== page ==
Aleix Espargaro and the Aprilia, deserved shout out. They were doing the business. Again. In the fight. It is NO LONGER off the back of the other bikes. This is a big deal! Congrats over there.

Last, Franco Morbidelli - he looks great doesn't he? Good head on his shoulders, pushing hard too. My estimation of him had to get retooled. The odd 2nd old bike spec being a preferred one last year confused it some. He can be unassuming. Heck, even the black livery and leathers makes him relatively hard to witness. The shuffle of Valentino to his team clouded Morbidelli. It is clear though that he is a talent, on the rise, and a central consideration beginning silly season. Who is the #1 Aqua rider, likely #2 Yamaha rider. That Rossi may have just looked to for support this weekend, an interesting dynamic. Hmm. Silly season is starting to rise. Great ride Franky! 



The headmaster was silent which paved the way for a lighter mood due to less structure. Miller's comment on selective memory was interesting. Also enjoyed Morbidelli's existentialist response to possibly looking forward to Le Mans with greater confidence. And Bagnai looked so casual. In my opinion, the post race pressers have become more enjoyable viewing pleasure in recent times. There's more camaraderie among the podium finishers without a dominant alpha pilot seemingly in control of the championship. The uncertainty ushers in a humbling equality. There's more respect for the fellow competitors and less of the selective memory Miller pointed to. It's too easy to forget our humble beginnings when success becomes almost predictable. I recall Nicky Hayden's words after Tomizawa died. Something like, "At the end of the day, we are all brothers and sisters here."

Fans make their heroes out to be superhuman, but the current stars keep reminding us that they are just as human as the fans. 

^ Right Peter? New era. No more king of the hill ego care, nor tight lipped robots.

This era has elbows, aero, AND social media openness. New school is in session. Enjoy!

I truly enjoyed watchin Ducati return to winning ways after the long, dry spell post Stoner. And it was simply wonderful watching and experiencing Suzuki's championship run last season. I always root for the underdog and when one individual or entity begins to dominate, my preferences change. There seems to be a tendency of the human ego to attach itself to self-importance when continued success occurs. Identification with that which is mortal can help keep this in check. Life is uncertain and can be short. I've heard it said that to the soul, an entire lifetime feels like fifteen minutes. Best to make it truly enjoyable.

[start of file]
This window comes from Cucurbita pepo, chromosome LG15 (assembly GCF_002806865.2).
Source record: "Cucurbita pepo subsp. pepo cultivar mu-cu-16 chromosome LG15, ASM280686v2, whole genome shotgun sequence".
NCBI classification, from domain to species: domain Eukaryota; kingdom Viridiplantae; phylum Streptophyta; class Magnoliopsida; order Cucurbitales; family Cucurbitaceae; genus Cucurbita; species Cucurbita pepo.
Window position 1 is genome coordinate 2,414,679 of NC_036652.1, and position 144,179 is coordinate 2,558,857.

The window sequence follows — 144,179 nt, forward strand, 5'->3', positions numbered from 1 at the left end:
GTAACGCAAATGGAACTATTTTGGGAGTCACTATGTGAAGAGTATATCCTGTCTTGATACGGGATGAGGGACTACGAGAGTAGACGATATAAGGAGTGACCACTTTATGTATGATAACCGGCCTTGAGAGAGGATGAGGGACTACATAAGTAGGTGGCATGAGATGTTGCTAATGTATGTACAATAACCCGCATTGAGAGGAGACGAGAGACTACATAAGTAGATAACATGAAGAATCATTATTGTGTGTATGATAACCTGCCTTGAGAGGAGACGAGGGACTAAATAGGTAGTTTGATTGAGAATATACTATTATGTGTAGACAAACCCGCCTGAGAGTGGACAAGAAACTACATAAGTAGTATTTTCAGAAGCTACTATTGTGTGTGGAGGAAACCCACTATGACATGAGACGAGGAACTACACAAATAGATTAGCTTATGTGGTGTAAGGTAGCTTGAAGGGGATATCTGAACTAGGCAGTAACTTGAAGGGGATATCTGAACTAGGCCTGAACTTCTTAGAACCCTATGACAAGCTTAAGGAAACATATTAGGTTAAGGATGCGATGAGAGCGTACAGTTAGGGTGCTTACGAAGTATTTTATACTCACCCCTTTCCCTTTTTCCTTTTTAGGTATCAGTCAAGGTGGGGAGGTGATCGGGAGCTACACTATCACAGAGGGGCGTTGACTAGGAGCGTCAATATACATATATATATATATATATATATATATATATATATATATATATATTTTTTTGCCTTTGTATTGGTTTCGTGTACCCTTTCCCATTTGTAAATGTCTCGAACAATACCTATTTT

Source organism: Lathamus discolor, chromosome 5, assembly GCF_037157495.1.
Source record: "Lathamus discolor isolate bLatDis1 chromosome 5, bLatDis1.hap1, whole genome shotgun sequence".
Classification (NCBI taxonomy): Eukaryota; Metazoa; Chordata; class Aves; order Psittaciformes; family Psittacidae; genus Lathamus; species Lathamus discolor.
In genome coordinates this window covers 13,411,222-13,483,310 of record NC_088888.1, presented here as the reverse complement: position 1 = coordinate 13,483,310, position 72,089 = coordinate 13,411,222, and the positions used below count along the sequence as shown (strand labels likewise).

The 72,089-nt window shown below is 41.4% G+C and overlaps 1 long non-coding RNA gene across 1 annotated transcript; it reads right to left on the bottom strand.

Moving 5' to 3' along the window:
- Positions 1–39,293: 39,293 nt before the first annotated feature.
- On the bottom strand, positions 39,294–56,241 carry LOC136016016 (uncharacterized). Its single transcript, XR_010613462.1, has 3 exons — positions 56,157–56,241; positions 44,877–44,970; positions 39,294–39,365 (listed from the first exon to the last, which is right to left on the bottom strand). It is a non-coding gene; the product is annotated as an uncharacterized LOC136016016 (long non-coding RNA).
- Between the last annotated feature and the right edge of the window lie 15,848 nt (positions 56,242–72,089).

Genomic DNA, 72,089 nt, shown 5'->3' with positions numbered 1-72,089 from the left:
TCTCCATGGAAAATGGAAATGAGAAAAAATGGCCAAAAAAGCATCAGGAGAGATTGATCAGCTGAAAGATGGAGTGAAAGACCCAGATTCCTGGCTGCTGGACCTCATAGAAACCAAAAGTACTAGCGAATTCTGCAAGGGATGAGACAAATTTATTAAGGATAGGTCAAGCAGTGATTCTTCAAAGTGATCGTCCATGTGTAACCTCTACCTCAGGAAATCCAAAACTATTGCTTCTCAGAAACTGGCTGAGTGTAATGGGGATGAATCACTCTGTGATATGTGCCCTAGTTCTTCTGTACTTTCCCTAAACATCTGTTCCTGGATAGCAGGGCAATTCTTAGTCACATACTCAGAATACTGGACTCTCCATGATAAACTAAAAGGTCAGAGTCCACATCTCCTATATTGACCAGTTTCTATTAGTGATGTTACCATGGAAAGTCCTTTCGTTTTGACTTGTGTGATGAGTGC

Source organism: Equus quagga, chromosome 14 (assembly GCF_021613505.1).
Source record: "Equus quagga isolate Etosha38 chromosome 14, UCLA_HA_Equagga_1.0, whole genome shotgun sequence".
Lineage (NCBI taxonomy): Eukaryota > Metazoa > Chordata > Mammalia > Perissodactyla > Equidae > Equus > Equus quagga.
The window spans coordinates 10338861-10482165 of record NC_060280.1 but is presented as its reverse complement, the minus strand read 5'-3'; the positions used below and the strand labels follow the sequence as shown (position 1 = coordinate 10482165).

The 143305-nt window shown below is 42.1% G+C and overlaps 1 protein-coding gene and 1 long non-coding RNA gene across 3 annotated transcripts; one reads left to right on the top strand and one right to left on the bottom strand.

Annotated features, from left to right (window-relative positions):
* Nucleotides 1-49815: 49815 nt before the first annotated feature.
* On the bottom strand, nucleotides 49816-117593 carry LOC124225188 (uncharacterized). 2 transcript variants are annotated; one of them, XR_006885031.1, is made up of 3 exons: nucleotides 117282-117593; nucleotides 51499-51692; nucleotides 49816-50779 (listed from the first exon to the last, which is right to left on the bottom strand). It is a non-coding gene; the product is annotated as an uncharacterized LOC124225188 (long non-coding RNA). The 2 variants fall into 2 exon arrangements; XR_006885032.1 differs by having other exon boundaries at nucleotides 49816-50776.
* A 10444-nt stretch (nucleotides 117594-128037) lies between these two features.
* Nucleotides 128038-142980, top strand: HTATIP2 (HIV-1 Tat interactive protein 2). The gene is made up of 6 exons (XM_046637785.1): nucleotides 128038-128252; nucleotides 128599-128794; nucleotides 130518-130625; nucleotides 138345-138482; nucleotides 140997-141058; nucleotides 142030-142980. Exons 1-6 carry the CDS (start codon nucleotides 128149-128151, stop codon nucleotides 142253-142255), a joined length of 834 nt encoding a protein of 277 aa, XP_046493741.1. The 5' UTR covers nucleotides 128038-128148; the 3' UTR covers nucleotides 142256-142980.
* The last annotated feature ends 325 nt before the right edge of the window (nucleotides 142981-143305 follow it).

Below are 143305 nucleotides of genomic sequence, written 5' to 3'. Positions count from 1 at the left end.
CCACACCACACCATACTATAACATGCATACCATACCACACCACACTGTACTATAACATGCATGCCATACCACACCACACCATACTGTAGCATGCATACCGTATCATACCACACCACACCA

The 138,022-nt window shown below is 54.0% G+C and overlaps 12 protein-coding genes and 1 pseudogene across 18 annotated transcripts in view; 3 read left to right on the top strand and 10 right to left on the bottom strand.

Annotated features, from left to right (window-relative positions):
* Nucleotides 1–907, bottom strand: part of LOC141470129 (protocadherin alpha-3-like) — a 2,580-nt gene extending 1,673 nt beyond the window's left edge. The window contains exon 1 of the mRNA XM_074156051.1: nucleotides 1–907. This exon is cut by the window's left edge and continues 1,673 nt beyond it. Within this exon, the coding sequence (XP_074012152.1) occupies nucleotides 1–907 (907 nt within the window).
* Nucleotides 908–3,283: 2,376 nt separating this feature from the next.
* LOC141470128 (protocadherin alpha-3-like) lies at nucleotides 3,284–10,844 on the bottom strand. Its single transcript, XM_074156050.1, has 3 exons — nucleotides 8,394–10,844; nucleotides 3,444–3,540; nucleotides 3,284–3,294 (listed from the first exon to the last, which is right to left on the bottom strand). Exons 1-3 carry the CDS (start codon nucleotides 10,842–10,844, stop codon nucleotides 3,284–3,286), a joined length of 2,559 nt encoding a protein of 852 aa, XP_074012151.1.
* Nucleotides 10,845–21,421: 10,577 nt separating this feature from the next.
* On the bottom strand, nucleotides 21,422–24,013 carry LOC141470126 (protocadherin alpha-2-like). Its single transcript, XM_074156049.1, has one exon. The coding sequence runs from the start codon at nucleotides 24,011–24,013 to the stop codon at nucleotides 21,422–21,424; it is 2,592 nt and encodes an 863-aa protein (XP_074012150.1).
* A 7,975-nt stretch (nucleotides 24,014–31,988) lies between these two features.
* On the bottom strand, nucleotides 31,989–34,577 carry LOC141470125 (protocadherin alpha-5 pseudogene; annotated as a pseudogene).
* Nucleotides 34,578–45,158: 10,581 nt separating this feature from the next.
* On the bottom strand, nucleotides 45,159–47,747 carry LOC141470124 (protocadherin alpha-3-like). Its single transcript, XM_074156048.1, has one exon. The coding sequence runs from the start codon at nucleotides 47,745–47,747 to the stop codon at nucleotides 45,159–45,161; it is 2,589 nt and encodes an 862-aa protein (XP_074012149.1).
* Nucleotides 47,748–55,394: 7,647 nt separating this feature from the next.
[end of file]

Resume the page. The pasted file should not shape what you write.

Morbidelli's "shadow of frustration" comment was thought provoking.

(And maybe this comment would be more appropiate in a different forum, but I didn't find a private contact link in your motomatters account) ;)

My wife frequently comments on how tight knit the paddock is. She doesn't even watch racing, but watching Miller or even someone getting their first podium coming in and seeing all the teams cheering them on is just cool. It's so different from most other sports especially motorsport.

Haven't had that much fun watching a press conference since petrux got his 1st podium.

Loved it. Hope these guys stay on the podium so I can hear them talk this way again. Although...a Rossi podium would be a hoot, however unlikely.

The kid can ride, he's articulate, speaks english better than I do, and knows how to subtly jam a needle under the fingernails of his bosses in at least two languages.  Mr. Yamaha is going to have a bit of a fight on their hands to keep him happy and riding a tuning fork beyond 2021.

Boy was I wrong about Vinales.  I thought after his win in Qatar that the confluence of attitude and clever sports psychology meant he would now start to rise above the petty problems that had kept him mid-pack in the past.  I know that riding around problems instead of being hamstrung by them is easier said than done, but the mental clarity that he looked to have has now seemed to be as fogged up as ever.

Bags is the real deal.  Cannot wait to see him on the top step.

Good ride by Thriller.  Wife is still upset by the incident with Mir, so I had to internalize my cheers.

Q is letting people get in his ear.  This is where he gets to make his first career decision of consequence.  Operate immediately and race wounded for a bit, or put things off and let this arm-pump catch him out again and again until summer break? 

Marquez, M.  Fate has a way of leveling the playing field.  

Rossi, V.  Ago needs someone to hang out with on race day.